In some ways it’s unfair to compare David Greig’s Midsummer (a play with songs) with Broadway’s Once. Midsummer, though it’s just now making its New York debut at the Clurman Theatre off-Broadway, predates the theatrical version of Once by about two years, and Once is a much more thoroughly musical affair, its plot turning on its lush, moody Celtic-contemporary score.
As unfair as it may be, however, it’s an inevitable match-up that audiences are bound to make. Whereas Midsummer is Scottish instead of Irish, the moody central couples are musically inclined in each, and the will-they-won’t-they romantic aspects of Midsummer, which conjure memories not just of Once but of Richard Linklater’s Before Sunrise/Before Sunset film series, are undeniably similar.
Ultimately, it’s Midsummer that comes up short in comparison. The two-actor play (which features some brief instances of doubling) follows a petty conman named Bob (Matthew Pidgeon) who meets a beautiful lawyer named Helena (Cora Bissett) in a pub. The two hit it off and end up in bed, then end up debating how to move forward. Both are 35, and both are struggling internally with their ideas of romance and relationships. Bob, who acquires a large sum of money as a result of some shady dealings, is looking for a partner in crime to help him spend his loot in a single night, and Helena comes along for the ride. The two find themselves tied up at a bondage evening at a club (called Midsummer Night’s Cream); then they end up confronting their respective sets of emotional baggage. Along the way, there are some pleasant but unmemorable musical pitstops from composer Gordon McIntyre that seem to stop about as soon as they start, played on guitar and sung by the two leading actors.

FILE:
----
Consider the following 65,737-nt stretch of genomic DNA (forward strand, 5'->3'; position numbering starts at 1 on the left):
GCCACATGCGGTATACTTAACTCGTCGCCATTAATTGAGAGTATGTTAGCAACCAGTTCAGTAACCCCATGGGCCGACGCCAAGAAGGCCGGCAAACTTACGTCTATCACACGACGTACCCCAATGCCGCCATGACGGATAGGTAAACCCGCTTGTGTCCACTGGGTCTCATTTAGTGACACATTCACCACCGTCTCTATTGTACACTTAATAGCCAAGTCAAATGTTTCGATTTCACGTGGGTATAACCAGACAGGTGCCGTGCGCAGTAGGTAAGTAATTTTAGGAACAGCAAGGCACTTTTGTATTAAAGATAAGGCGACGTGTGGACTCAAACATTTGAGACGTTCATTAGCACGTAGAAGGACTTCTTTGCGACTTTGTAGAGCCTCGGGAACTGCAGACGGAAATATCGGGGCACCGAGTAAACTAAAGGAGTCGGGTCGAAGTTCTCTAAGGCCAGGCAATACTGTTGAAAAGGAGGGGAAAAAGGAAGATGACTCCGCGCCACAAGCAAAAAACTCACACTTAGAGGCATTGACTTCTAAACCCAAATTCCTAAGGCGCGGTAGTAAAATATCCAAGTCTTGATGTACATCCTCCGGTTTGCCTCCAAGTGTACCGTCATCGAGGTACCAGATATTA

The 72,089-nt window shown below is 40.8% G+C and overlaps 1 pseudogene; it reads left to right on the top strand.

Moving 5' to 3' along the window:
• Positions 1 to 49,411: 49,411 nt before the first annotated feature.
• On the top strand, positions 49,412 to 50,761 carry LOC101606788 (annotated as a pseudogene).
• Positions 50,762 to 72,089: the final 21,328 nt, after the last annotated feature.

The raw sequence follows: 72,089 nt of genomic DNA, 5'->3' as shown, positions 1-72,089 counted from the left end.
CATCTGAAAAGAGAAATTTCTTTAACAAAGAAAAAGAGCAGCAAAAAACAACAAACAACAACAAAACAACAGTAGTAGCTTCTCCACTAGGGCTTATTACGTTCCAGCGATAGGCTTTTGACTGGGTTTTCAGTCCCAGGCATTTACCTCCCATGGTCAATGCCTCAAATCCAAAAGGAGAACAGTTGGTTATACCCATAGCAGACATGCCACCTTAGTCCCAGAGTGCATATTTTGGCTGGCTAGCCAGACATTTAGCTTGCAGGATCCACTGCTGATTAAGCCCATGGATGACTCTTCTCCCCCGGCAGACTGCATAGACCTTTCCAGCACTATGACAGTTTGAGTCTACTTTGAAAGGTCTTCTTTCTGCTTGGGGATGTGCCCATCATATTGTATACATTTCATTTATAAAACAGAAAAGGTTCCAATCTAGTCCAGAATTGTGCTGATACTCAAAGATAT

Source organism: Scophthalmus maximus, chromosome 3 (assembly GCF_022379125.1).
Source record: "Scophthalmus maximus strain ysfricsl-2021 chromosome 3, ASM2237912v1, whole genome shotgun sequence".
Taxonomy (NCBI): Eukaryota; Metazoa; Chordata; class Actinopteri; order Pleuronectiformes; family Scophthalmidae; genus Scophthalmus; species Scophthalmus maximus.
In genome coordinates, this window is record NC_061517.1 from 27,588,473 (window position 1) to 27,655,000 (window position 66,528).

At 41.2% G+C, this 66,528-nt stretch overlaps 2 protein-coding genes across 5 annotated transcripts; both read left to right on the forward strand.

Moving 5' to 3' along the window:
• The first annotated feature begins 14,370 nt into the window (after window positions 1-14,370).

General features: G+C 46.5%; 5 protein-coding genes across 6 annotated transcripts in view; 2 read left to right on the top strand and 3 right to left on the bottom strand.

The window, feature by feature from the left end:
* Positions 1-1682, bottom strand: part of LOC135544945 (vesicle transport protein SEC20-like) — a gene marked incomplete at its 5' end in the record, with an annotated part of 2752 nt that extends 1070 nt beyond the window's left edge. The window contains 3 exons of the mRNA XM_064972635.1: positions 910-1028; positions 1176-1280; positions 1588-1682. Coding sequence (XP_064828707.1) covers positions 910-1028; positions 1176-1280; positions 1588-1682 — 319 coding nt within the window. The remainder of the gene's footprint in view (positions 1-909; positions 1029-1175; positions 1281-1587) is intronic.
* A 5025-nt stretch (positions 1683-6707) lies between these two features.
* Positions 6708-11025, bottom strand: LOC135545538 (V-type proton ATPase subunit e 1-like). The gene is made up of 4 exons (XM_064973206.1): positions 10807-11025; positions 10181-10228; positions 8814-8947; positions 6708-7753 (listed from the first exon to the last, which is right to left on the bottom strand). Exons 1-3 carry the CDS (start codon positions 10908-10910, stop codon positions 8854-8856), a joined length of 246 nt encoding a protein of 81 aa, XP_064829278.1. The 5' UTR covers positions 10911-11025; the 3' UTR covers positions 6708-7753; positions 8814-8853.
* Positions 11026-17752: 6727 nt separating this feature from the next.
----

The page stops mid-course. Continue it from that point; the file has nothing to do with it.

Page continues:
If much of this sounds familiar, it comes across that way on stage. Bissett is charismatic, with her impish blonde pixie-cut and a pleasant singing voice, and Matthew Pidgeon is likable if somewhat subdued as Bob, but the two can’t turn this middle-of-the-road play into something more than it is: a standard-issue theatrical rom-com.
Most maddening is the production’s direct-address tone. Though it’s charming listening to Bob and Helena speaking about one another as the play begins, this device quickly tires, leaving an audience to wish for a good old-fashioned, meaty dialogue between the two lovers — something to bring a little depth to what ends up being an all too pleasantly surface-level romance. The show’s design, by Georgia McGuinness, which features a bedroom set where the couple plays out each scene, is largely effective and provides a pressure cooker for the play’s low-wattage sexual tension.
What’s ultimately lacking here is a strong central conflict. Though Bob and Helena are likable enough, there’s not enough at stake for either of them, leaving an audience to wonder, ultimately, why it should stick with these two for more than an hour and a half of moony descriptors, topped off by a weak deus ex machina that ties up what little conflict there is unconvincingly. There are worse evenings at the theatre, and this one at least features a charming cast and some intriguing elements, but it feels like Once all over again, but with less, to the point where it feels more like Never.